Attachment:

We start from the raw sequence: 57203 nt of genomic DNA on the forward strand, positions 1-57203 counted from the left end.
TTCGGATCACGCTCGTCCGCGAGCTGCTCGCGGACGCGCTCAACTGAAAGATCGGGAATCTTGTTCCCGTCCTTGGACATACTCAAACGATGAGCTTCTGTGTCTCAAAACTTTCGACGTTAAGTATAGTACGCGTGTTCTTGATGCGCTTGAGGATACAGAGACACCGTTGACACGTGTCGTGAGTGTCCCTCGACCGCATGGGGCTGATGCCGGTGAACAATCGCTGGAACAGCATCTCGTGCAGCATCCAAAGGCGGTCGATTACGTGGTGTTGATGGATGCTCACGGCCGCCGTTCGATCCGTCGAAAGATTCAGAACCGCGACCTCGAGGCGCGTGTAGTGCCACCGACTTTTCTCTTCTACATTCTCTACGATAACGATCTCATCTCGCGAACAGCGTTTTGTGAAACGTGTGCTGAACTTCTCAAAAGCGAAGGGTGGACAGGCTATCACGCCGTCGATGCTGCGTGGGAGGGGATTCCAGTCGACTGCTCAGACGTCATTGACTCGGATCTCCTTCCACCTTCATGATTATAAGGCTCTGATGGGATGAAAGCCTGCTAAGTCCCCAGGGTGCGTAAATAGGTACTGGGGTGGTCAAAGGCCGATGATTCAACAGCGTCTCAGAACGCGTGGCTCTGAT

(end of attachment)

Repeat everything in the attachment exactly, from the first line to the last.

We start from the raw sequence: 57203 nt of genomic DNA on the forward strand, positions 1-57203 counted from the left end.
TTCGGATCACGCTCGTCCGCGAGCTGCTCGCGGACGCGCTCAACTGAAAGATCGGGAATCTTGTTCCCGTCCTTGGACATACTCAAACGATGAGCTTCTGTGTCTCAAAACTTTCGACGTTAAGTATAGTACGCGTGTTCTTGATGCGCTTGAGGATACAGAGACACCGTTGACACGTGTCGTGAGTGTCCCTCGACCGCATGGGGCTGATGCCGGTGAACAATCGCTGGAACAGCATCTCGTGCAGCATCCAAAGGCGGTCGATTACGTGGTGTTGATGGATGCTCACGGCCGCCGTTCGATCCGTCGAAAGATTCAGAACCGCGACCTCGAGGCGCGTGTAGTGCCACCGACTTTTCTCTTCTACATTCTCTACGATAACGATCTCATCTCGCGAACAGCGTTTTGTGAAACGTGTGCTGAACTTCTCAAAAGCGAAGGGTGGACAGGCTATCACGCCGTCGATGCTGCGTGGGAGGGGATTCCAGTCGACTGCTCAGACGTCATTGACTCGGATCTCCTTCCACCTTCATGATTATAAGGCTCTGATGGGATGAAAGCCTGCTAAGTCCCCAGGGTGCGTAAATAGGTACTGGGGTGGTCAAAGGCCGATGATTCAACAGCGTCTCAGAACGCGTGGCTCTGAT